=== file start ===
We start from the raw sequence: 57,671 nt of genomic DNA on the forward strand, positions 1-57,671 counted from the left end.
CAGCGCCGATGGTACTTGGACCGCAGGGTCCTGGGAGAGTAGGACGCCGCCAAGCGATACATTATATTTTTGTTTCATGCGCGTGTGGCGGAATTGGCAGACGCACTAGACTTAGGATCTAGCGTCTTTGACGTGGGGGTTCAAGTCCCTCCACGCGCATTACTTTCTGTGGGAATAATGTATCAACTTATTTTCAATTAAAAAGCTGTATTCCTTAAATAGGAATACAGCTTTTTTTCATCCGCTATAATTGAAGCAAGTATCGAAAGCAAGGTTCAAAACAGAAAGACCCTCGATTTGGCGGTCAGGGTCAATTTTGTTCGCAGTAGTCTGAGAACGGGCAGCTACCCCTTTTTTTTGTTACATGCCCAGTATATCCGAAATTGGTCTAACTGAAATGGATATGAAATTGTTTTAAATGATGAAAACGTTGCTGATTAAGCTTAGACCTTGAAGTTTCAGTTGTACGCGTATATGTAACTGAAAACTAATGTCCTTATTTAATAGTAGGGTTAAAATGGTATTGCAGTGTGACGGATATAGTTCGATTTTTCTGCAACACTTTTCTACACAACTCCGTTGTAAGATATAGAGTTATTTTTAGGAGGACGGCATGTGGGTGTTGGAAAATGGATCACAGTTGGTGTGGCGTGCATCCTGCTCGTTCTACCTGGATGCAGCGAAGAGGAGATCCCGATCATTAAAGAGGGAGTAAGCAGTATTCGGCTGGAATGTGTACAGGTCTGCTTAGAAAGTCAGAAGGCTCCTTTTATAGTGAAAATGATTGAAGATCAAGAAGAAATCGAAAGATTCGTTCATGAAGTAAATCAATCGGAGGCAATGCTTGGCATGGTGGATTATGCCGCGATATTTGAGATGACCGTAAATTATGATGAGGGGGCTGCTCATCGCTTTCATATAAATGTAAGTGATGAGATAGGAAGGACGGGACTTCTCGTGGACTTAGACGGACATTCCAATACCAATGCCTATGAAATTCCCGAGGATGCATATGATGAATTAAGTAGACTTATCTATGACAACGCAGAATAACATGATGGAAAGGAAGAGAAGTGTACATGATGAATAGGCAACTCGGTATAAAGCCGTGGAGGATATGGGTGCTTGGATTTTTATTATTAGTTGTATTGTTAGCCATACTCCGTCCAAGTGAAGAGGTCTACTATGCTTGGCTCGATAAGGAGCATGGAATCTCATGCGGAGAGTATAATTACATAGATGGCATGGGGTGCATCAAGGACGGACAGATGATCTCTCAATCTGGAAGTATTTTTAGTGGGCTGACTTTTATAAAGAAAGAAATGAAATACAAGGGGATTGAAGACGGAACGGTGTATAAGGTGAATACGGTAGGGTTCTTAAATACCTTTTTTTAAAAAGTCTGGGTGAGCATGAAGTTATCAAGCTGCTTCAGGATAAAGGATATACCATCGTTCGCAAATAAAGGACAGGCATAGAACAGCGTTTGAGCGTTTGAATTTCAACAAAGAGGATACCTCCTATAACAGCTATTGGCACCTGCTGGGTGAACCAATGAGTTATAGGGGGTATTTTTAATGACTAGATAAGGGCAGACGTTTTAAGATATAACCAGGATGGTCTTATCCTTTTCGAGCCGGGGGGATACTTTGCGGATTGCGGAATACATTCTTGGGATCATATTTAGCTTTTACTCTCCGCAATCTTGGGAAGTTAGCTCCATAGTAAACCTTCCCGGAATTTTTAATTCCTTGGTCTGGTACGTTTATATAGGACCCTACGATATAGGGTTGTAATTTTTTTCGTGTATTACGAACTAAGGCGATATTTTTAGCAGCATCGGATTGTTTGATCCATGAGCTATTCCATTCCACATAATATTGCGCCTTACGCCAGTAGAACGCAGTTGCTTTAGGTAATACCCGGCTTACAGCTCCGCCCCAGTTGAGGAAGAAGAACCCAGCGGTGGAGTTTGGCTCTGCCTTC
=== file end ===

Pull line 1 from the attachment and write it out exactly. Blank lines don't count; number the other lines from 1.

We start from the raw sequence: 57,671 nt of genomic DNA on the forward strand, positions 1-57,671 counted from the left end.